Small molecule could make a big difference for arthritis patients

16
Found 20th Feb
Saw this in a few articles and if like me you've got knees that have been carbon dated from Jurassic period this might be something we should be looking out for!


Will there come a time when a patient with arthritis can forgo joint
replacement surgery in favor of a shot? Keck School of Medicine of USC
scientist Denis Evseenko, MD, PhD, has reason to be optimistic.


In a new publication in the Annals of the Rheumatic Diseases,
Evseenko’s team describes the promise of a new molecule aptly named
“Regulator of Cartilage Growth and Differentiation,” or RCGD 423 for
short.


As its name implies, RCGD 423 enhances regeneration while curbing
inflammation. When RCGD 423 was applied to joint cartilage cells in the
laboratory, the cells proliferated more and died less, and when injected
into the knees of rats with damaged cartilage, the animals could more
effectively heal their injuries.


RCGD 423 exerts its effects by communicating with a specific molecule
in the body. This molecule, called the glycoprotein 130 (Gp130)
receptor, receives two very different types of signals: those that
promote cartilage development in the embryo, and those that trigger
chronic inflammation in the adult. RCGD 423 amplifies the Gp130
receptor’s ability to receive the developmental signals that can
stimulate cartilage regeneration, while blocking the inflammatory
signals that can lead to cartilage degeneration over the long term.


Given these auspicious early results, the team is already laying the
groundwork for a clinical trial to test RCGD 423 or a similar molecule
as a treatment for osteoarthritis or juvenile arthritis.


“The goal is to make an injectable therapy for an early to moderate
level of arthritis,” says Evseenko, associate professor of orthopaedic
surgery. “It’s not going to cure arthritis, but it will delay the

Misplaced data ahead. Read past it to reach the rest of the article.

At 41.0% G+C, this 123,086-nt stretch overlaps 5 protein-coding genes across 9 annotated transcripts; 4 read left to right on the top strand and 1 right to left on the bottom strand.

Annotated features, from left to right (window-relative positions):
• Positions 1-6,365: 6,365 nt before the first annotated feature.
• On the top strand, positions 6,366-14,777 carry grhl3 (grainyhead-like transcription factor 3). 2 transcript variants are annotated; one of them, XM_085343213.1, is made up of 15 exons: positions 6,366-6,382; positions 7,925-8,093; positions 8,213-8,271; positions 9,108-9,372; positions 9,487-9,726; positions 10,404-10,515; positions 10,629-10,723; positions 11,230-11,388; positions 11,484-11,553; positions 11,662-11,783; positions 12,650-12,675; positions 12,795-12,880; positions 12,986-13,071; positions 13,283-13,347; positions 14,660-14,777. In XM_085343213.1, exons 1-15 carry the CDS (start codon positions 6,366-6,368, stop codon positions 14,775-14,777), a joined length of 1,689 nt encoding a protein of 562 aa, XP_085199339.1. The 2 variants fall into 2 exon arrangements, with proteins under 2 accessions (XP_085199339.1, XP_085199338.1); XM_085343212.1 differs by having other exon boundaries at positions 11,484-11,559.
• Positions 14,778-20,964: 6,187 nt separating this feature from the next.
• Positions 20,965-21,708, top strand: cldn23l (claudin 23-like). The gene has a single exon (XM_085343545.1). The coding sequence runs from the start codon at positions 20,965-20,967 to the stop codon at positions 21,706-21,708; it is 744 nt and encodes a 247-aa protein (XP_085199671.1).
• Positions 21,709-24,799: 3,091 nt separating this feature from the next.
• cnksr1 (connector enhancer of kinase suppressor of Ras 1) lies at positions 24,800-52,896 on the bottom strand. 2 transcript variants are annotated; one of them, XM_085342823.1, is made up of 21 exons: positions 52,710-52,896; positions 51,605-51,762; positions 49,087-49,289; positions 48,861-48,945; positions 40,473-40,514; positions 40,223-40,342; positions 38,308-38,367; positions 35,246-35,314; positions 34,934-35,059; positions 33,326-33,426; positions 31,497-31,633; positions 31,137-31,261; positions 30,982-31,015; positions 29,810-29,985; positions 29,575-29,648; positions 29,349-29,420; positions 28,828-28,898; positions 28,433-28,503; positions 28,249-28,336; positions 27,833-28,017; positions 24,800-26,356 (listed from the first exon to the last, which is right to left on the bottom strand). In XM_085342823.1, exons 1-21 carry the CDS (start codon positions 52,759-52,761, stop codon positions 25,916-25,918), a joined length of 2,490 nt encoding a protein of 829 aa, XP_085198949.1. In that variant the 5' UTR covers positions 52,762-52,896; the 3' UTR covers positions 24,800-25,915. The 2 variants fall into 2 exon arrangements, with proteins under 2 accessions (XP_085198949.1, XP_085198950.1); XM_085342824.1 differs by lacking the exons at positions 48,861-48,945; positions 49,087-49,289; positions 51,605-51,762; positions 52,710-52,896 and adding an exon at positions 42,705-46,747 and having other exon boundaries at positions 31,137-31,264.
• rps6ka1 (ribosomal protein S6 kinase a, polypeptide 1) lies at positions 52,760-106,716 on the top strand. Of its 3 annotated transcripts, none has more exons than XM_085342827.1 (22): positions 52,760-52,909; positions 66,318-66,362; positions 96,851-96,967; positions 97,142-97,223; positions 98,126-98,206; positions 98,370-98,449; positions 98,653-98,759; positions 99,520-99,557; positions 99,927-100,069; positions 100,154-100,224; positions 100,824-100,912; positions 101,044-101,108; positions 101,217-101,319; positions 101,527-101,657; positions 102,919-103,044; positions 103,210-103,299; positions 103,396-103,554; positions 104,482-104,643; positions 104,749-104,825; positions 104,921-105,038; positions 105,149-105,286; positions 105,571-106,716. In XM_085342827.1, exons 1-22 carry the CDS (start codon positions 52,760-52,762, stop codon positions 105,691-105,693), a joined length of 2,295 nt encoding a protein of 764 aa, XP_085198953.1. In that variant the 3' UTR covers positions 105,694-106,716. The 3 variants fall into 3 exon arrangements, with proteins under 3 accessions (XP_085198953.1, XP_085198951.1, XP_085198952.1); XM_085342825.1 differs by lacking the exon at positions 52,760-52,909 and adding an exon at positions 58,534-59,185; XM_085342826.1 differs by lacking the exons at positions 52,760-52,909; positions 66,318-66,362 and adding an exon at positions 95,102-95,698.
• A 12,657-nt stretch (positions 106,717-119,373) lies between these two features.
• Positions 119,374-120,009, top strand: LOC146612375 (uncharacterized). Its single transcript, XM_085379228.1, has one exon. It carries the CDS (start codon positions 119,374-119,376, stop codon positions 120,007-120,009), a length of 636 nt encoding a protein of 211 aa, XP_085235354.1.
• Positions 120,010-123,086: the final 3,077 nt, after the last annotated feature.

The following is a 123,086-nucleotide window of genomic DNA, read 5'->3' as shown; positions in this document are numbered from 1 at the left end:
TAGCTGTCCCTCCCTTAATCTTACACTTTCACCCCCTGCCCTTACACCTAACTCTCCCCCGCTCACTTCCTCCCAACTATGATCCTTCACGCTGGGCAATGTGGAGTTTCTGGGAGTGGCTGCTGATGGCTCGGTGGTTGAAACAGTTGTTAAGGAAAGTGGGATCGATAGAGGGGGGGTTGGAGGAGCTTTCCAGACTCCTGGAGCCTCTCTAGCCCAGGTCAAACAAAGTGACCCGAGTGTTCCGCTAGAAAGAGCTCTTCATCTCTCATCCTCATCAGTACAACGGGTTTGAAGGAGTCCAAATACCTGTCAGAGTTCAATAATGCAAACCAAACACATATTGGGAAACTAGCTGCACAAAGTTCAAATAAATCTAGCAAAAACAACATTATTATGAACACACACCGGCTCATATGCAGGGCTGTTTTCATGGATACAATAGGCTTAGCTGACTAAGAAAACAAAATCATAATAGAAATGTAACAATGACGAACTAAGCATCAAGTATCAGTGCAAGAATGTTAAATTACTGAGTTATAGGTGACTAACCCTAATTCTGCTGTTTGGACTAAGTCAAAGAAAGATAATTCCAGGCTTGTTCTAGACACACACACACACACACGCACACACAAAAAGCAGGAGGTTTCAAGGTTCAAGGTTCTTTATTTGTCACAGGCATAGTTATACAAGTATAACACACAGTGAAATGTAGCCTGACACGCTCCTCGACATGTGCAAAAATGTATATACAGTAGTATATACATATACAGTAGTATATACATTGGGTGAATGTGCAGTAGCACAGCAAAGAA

progression of arthritis to the damaging stages when patients need joint
replacements, which account for a million surgeries a year in the U.S.”


Evseenko sees RCGD 423 as a prototype for a new class of
anti-inflammatory drugs with a very broad range of indications. His lab
has already developed several structural analogs of RCGD 423 with
varying biological effects and potency. In a previous study published in
Nature Cell Biology,
RCGD 423 was shown to activate stem cells to make hair grow. The lab is
partnering with scientists at USC and beyond to explore the broader
potential of these molecules to treat rheumatoid arthritis, jaw
arthritis, lupus, neurological and heart diseases and baldness, as well
as to maintain pluripotent stem cells in the laboratory.


Taken from keck.usc.edu/sma…ts/
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16 Comments
Good news, lab results on rats identify a novel strategy for articular cartilage remediation (prevention and repair) via small molecule-mediated modulation of glycoprotein 130 signalling.
splender16 m ago

Good news, lab results on rats identify a novel strategy for articular …Good news, lab results on rats identify a novel strategy for articular cartilage remediation (prevention and repair) via small molecule-mediated modulation of glycoprotein 130 signalling.


I couldn't have said it better myself - in fact I still can't say it
It is impressive how far medicine continues to advance.